The book 'Blindsighted' by Karin Slaughter: Not everyone cracks a chest
In this series of books focussing on small town coroner/paediatrician where an unnerving number of murders take place, the drama seems to win out over accuracy. In the first book of the series, the protagonist opens a young woman's chest to give internal cardiac massage. Of course, she survives. TV shows, films or books often make it sound like we are all ready to give anything a go. In reality, doctors are not. We make calculated, educated decisions not just based on knowledge but our own skills and specialties. And when a situation is above our skill level, we call someone who knows what they're doing.
Every TV show/medical movie ever: If the supply closet is rocking, don't come knocking
Just no. There are rumours of hospital staff shall we say letting off steam, but most definitely not with the frequency of TV shows. If we were all at it as often as the doctors of Grey's Anatomy are, there would be no time to get work done.
Every TV show ever: We all hangout after work at the pub over the road from our major teaching hospital
Going back to this concept of time, we are tired. Most of us at the end of the day just want to go home, eat food that is not from the hospital cafeteria and sleep. Before you are a fully fledged specialist, we race home to study for specialist exams. Basically, we are boring and responsible. However, when the time does come, we do know how to have fun and hang out with the people you spend most of your life with.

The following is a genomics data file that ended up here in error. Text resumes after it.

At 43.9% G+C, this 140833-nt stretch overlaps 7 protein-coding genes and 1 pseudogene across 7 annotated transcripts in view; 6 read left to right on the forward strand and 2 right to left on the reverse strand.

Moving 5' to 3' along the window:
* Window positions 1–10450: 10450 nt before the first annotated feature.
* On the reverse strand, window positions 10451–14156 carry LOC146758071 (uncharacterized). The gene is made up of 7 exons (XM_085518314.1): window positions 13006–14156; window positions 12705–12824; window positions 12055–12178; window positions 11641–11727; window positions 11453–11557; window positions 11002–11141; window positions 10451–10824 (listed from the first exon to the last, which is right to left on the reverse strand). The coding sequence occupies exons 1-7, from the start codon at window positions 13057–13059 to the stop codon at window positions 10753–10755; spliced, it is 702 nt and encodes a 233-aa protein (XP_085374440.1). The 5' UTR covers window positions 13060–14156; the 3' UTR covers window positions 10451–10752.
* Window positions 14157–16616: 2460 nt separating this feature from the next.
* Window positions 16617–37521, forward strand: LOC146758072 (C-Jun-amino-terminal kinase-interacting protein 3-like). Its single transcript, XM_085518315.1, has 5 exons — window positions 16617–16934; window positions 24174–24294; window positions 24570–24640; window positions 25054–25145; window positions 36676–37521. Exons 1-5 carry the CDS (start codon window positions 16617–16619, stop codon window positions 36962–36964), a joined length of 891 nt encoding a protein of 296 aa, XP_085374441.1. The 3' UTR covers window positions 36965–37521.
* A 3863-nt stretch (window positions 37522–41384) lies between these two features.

Grey's Anatomy: Relationships with patients are frowned upon. Especially if they leave you a large inheritance.
Back to Izzy and her drive line cutting, doctors are held up to a very strict code of conduct and having a relationship with a patient is a major no-no. We are in a particularly privileged position, the patient in a very vulnerable position and these rules exist to protect the patient from being unduly influenced. In Australia, even receiving gifts from patients is subject to strict rules and require reporting of the gift to your hospital.
House MD & Grey's Anatomy: You can't be rude to patients or other staff and expect to get away with it